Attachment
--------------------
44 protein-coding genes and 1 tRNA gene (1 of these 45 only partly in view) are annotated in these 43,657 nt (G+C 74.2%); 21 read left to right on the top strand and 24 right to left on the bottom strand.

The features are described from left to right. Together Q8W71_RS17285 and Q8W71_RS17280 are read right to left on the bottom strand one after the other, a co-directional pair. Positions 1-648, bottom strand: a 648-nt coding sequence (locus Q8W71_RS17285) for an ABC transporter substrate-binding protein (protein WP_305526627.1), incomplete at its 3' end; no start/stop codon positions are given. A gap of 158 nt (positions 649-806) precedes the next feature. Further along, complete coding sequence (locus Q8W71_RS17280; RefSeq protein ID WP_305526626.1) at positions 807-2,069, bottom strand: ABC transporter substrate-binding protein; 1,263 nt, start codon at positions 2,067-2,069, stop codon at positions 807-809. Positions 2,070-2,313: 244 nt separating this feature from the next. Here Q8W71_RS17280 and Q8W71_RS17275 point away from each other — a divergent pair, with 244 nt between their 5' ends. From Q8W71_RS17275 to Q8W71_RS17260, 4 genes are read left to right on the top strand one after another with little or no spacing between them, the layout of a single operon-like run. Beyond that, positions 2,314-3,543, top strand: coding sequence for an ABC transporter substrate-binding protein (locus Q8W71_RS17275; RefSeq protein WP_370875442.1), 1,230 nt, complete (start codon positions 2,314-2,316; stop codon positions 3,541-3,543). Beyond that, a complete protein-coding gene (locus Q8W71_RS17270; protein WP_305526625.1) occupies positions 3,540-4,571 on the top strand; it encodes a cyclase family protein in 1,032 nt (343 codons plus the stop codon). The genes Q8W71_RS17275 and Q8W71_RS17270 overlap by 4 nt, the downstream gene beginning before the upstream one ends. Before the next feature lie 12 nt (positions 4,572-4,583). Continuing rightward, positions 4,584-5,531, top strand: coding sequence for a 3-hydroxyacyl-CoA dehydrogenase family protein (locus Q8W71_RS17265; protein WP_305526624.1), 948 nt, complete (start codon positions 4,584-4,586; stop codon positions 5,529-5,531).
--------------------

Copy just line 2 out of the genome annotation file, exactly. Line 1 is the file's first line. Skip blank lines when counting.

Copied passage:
The features are described from left to right. Together Q8W71_RS17285 and Q8W71_RS17280 are read right to left on the bottom strand one after the other, a co-directional pair. Positions 1-648, bottom strand: a 648-nt coding sequence (locus Q8W71_RS17285) for an ABC transporter substrate-binding protein (protein WP_305526627.1), incomplete at its 3' end; no start/stop codon positions are given. A gap of 158 nt (positions 649-806) precedes the next feature. Further along, complete coding sequence (locus Q8W71_RS17280; RefSeq protein ID WP_305526626.1) at positions 807-2,069, bottom strand: ABC transporter substrate-binding protein; 1,263 nt, start codon at positions 2,067-2,069, stop codon at positions 807-809. Positions 2,070-2,313: 244 nt separating this feature from the next. Here Q8W71_RS17280 and Q8W71_RS17275 point away from each other — a divergent pair, with 244 nt between their 5' ends. From Q8W71_RS17275 to Q8W71_RS17260, 4 genes are read left to right on the top strand one after another with little or no spacing between them, the layout of a single operon-like run. Beyond that, positions 2,314-3,543, top strand: coding sequence for an ABC transporter substrate-binding protein (locus Q8W71_RS17275; RefSeq protein WP_370875442.1), 1,230 nt, complete (start codon positions 2,314-2,316; stop codon positions 3,541-3,543). Beyond that, a complete protein-coding gene (locus Q8W71_RS17270; protein WP_305526625.1) occupies positions 3,540-4,571 on the top strand; it encodes a cyclase family protein in 1,032 nt (343 codons plus the stop codon). The genes Q8W71_RS17275 and Q8W71_RS17270 overlap by 4 nt, the downstream gene beginning before the upstream one ends. Before the next feature lie 12 nt (positions 4,572-4,583). Continuing rightward, positions 4,584-5,531, top strand: coding sequence for a 3-hydroxyacyl-CoA dehydrogenase family protein (locus Q8W71_RS17265; protein WP_305526624.1), 948 nt, complete (start codon positions 4,584-4,586; stop codon positions 5,529-5,531).